(BIVN) – Hurricane Fernanda is 1,900 miles east southeast of Hilo and is moving toward the west-northwest near 13 mph.
Maximum sustained winds are near 130 mph with higher gusts, and the National Hurricane Center classified Fernanda as a category 4 hurricane on the Saffir-Simpson Hurricane Wind Scale as of 5 a.m. HST. Some fluctuations in strength is possible today, with gradual weakening expected on Monday.
Its still too early to know how, if at all, Fernanda will affect conditions around Hawaii Island. “It is too soon to determine any detailed impacts to Hawaii, other than increasing surf along east facing shores beginning Tuesday night and a general increase in moisture next weekend,” the NWS in Honolulu reported this morning.
Models are showing Fernanda will make a westward turn towards the Big Island around Wednesday, but it is simultaneously expected to rapidly weaken to a Tropical Storm or below.
“Wavewatch 3 guidance brings a long-period, east swell from Fernanda into the local area beginning as early as Monday night and increasing through Thursday,” forecasters said this morning. “At this point, advisory level surf is possible along exposed east facing shores. However, the size of this swell and resulting surf will be highly dependent on the track and intensity of the system.”
From this morning’s National Hurricane Center discussion:
It appears that Fernanda completed an eyewall replacement overnight with an 1109 UTC SSMI microwave overpass showing evidence of a single eyewall with a diameter of about 15-20 n mi. This may have led to the restrengthening that was indicated in the previous advisory. Since that time, the eye has remained very distinct in infrared satellite pictures but the convective cloud tops have warmed a little this morning. Although Dvorak data T-numbers have decreased slightly, the initial intensity remains at 115 kt, in agreement with the Dvorak CI-numbers from TAFB and SAB.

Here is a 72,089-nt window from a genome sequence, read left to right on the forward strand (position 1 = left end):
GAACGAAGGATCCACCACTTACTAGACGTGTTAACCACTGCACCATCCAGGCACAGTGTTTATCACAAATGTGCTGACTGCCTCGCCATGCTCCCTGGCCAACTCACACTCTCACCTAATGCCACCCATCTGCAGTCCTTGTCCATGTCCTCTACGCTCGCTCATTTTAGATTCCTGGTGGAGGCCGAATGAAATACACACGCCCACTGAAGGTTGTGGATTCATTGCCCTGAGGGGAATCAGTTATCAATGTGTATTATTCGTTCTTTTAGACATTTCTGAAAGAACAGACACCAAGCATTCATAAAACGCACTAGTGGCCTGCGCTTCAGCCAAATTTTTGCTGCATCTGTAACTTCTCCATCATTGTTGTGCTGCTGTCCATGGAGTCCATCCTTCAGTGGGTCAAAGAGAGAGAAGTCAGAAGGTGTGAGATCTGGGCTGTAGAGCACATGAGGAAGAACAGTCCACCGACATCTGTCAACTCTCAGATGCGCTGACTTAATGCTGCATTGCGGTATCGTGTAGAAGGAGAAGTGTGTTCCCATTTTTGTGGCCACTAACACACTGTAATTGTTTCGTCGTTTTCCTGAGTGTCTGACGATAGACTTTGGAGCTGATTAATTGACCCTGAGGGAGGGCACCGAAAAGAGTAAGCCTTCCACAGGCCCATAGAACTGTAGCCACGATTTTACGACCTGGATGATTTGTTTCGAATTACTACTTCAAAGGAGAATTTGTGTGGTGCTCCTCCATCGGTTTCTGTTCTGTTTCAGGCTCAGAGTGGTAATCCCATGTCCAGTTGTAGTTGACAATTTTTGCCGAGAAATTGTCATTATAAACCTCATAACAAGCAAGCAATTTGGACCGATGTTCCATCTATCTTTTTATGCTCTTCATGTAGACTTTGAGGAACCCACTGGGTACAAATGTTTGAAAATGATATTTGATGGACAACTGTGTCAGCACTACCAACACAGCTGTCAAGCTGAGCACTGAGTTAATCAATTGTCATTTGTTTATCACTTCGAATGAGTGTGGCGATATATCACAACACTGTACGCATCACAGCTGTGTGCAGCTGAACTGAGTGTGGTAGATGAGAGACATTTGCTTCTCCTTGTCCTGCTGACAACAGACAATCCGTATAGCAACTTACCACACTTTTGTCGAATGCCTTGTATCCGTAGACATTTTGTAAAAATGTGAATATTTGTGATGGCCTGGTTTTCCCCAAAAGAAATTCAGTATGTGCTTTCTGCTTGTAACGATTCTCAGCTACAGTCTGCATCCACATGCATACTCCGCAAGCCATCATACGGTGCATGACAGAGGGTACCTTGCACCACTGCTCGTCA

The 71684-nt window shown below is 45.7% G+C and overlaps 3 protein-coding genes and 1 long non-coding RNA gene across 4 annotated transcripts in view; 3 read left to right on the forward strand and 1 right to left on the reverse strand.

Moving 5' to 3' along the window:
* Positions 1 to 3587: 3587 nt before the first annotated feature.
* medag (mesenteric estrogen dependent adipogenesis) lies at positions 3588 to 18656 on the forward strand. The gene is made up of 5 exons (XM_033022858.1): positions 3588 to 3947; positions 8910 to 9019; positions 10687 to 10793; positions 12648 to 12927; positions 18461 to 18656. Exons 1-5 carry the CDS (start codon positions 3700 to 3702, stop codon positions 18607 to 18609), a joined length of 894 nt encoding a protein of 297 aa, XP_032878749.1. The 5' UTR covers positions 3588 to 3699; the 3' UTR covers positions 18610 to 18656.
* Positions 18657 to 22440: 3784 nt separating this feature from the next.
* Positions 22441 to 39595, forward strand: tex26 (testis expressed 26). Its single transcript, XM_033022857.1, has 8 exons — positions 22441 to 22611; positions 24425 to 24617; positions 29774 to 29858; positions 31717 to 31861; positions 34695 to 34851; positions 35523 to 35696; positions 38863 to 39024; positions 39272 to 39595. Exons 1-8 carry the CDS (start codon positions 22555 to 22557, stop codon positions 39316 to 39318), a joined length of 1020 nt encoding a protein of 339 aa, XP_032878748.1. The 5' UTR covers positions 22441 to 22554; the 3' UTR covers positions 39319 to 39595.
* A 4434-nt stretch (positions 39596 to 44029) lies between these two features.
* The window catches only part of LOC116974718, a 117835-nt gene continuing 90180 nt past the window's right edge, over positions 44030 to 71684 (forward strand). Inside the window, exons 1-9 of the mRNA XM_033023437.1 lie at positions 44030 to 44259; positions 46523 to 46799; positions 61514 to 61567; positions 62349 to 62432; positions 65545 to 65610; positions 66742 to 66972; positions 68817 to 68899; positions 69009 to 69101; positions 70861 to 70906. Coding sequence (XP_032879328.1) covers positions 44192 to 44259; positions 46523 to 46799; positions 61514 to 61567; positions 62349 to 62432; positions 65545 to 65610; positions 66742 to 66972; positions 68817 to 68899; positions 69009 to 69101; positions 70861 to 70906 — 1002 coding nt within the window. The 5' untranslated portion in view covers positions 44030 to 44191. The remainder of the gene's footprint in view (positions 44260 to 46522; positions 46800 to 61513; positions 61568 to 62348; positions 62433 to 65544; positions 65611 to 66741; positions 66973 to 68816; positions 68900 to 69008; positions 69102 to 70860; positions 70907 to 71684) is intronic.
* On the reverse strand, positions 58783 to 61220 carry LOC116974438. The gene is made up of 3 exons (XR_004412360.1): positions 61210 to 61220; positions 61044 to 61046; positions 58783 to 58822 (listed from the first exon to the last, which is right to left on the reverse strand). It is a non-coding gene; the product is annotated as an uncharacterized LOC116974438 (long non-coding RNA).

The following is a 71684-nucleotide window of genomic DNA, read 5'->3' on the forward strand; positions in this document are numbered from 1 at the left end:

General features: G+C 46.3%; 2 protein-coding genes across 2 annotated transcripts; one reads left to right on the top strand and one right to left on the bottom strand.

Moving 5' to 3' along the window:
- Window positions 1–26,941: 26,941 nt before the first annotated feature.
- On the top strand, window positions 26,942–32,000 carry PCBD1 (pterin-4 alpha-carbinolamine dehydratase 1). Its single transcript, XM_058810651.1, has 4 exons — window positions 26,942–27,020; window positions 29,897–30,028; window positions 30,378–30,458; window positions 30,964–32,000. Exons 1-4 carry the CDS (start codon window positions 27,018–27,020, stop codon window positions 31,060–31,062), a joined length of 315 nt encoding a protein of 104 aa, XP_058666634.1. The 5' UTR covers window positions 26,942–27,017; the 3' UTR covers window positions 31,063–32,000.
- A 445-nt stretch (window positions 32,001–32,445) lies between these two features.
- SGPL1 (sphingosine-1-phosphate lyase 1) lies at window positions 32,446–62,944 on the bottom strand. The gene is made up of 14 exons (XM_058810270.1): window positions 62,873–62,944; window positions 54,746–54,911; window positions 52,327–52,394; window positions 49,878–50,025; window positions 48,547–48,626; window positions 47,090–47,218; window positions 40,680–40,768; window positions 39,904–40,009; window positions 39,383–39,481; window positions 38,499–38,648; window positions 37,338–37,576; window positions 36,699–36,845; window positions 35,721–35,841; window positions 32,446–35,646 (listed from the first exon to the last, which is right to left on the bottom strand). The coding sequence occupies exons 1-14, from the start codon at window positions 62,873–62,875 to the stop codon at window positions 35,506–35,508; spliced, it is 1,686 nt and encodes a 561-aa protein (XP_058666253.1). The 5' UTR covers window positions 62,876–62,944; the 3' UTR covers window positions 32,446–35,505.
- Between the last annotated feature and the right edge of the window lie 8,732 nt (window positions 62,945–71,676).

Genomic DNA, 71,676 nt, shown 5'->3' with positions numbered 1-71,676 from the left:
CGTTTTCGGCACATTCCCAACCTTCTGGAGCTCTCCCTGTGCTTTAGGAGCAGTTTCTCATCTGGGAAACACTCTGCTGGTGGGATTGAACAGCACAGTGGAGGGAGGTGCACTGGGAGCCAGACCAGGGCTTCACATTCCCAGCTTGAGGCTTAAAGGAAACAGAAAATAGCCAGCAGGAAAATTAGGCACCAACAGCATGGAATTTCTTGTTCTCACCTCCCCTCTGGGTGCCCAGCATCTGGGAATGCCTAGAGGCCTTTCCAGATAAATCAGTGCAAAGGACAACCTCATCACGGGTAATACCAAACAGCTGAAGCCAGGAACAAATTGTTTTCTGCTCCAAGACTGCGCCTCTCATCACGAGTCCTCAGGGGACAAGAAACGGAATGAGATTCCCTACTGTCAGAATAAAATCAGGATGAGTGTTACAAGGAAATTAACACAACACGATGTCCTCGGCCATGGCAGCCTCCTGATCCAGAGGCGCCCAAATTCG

Fernanda is forecast to remain over warm water and within a low shear environment during the next 24 hours. During that time, additional eyewall replacement cycles could occur leading to some fluctuations in intensity. Since the timing of eyewall replacement cycles are difficult to predict, little change in intensity is indicated in the NHC forecast through Monday morning. After that time, Fernando is forecast to begin moving over cooler waters which should initiate gradual weakening. The rate of weakening is expected to increase later in the period when Fernanda moves over SSTs of 25-26C and westerly shear increases. The NHC intensity forecast is similar to the previous advisory and is close to the various consensus aids.
The hurricane is moving west-northwestward at about 11 kt. The track forecast reasoning remains unchanged yet again. Fernanda is expected to remain on a west-northwestward heading during the next 3 days while it is steered by a deep layer ridge to the north of the hurricane. A westward turn is foreast later in the period, as the ridge builds westward when a trough northeast of the Hawaiian Islands lifts out. The track guidance remains in very good agreement and the updated NHC track is similar to the previous advisory.
FORECAST POSITIONS AND MAX WINDS
INIT 16/1500Z 12.4N 127.4W 115 KT 130 MPH
12H 17/0000Z 13.0N 129.0W 115 KT 130 MPH
24H 17/1200Z 13.8N 130.9W 110 KT 125 MPH
36H 18/0000Z 14.7N 132.6W 100 KT 115 MPH
48H 18/1200Z 15.5N 134.0W 90 KT 105 MPH
72H 19/1200Z 16.9N 136.5W 65 KT 75 MPH
96H 20/1200Z 17.5N 139.8W 45 KT 50 MPH
120H 21/1200Z 17.9N 143.3W 35 KT 40 MPH